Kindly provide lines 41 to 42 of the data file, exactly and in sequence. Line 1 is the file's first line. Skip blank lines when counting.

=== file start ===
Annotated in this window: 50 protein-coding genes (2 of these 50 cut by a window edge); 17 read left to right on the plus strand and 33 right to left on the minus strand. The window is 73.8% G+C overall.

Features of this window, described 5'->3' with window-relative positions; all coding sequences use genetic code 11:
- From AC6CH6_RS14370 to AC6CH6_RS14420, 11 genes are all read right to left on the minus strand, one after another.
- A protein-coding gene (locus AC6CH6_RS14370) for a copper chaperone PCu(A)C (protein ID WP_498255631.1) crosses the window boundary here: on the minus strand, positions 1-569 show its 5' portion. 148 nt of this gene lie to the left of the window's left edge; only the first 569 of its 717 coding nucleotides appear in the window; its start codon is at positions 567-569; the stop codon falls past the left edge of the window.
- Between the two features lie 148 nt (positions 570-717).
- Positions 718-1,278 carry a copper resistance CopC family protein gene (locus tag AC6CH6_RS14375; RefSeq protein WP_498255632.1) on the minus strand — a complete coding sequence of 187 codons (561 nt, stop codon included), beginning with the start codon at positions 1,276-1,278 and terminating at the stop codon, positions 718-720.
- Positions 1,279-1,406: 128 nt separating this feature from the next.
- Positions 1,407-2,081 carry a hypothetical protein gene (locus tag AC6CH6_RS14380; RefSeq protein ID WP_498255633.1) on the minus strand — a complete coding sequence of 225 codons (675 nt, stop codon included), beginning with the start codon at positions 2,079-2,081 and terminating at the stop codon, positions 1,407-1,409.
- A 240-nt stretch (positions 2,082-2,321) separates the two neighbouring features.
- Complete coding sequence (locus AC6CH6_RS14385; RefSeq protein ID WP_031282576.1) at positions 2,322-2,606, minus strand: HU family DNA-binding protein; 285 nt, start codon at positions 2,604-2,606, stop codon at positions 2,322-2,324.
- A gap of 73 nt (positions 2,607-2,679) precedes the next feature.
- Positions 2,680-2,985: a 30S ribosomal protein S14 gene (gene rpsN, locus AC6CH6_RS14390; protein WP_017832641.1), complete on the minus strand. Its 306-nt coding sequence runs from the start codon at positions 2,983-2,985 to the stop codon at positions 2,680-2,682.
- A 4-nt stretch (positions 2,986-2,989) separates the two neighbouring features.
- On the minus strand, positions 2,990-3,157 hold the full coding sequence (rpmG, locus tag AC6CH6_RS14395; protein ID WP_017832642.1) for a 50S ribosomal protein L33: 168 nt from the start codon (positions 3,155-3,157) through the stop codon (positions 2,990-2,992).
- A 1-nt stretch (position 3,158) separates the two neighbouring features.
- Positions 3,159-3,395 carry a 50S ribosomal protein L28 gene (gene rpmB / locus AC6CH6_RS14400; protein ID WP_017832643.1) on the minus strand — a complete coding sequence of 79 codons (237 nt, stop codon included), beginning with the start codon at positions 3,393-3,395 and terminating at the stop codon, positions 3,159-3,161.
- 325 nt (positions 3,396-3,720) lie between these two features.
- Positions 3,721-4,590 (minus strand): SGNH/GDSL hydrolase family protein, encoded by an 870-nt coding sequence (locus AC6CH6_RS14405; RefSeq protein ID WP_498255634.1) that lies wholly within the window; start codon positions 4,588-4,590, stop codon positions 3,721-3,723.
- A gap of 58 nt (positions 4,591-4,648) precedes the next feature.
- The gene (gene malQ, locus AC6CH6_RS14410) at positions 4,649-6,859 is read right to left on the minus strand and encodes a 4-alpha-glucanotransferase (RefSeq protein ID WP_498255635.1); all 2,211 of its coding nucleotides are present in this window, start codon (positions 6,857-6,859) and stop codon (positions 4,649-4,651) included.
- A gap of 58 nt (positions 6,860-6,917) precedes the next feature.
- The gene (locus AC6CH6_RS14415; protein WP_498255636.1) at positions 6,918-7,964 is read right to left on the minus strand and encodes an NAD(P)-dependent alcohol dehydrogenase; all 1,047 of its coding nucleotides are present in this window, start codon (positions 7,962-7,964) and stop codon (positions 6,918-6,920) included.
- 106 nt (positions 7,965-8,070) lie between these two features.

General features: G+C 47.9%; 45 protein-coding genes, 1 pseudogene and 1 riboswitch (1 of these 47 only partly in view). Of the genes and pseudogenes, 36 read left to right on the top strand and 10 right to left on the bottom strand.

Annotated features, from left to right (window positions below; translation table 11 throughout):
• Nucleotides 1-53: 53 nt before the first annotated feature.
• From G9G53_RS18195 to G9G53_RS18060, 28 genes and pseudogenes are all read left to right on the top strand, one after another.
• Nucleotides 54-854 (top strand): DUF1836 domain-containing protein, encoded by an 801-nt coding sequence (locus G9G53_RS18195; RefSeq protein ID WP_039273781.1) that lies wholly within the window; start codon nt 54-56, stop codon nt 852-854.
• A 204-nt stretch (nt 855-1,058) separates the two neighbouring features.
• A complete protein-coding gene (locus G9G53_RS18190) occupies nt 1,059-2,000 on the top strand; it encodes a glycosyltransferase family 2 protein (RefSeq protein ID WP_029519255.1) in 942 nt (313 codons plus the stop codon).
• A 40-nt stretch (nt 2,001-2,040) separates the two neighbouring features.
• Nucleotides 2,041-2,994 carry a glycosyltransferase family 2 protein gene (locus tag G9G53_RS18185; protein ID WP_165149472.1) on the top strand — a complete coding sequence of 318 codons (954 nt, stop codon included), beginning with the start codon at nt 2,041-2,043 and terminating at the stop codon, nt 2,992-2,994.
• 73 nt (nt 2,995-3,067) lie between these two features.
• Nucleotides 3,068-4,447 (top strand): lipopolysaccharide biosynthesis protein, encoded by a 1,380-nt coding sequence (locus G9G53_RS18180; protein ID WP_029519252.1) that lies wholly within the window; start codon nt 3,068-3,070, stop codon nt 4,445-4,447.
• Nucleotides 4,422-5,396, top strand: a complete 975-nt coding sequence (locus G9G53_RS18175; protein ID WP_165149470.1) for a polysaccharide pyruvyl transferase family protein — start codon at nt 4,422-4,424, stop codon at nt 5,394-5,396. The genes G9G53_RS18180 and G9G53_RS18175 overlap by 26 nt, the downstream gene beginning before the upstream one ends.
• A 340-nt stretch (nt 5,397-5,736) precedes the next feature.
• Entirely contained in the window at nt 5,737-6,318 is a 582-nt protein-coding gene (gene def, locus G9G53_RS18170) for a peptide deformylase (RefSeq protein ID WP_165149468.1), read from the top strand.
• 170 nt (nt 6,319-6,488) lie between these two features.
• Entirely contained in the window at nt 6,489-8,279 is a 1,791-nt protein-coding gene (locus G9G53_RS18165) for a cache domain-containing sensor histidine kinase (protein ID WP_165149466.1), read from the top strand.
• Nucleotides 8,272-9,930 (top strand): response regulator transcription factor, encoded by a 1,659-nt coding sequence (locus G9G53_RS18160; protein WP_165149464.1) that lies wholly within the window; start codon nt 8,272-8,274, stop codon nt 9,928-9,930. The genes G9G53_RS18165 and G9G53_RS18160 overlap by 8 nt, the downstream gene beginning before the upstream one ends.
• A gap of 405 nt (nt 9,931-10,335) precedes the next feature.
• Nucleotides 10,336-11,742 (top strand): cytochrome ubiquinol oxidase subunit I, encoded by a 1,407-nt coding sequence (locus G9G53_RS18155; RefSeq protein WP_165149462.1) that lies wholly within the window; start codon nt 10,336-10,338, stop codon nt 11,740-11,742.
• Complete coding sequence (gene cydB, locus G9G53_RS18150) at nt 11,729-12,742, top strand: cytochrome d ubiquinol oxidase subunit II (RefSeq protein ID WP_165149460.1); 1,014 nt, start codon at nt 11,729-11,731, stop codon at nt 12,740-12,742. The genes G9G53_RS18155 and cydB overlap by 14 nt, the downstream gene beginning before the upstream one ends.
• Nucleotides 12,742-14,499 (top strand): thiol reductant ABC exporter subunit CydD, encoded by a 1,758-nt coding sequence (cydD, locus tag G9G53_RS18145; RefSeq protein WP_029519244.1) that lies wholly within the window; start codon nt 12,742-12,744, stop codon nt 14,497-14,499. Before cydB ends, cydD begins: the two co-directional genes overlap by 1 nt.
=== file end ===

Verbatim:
• A gap of 405 nt (nt 9,931-10,335) precedes the next feature.
• Nucleotides 10,336-11,742 (top strand): cytochrome ubiquinol oxidase subunit I, encoded by a 1,407-nt coding sequence (locus G9G53_RS18155; RefSeq protein WP_165149462.1) that lies wholly within the window; start codon nt 10,336-10,338, stop codon nt 11,740-11,742.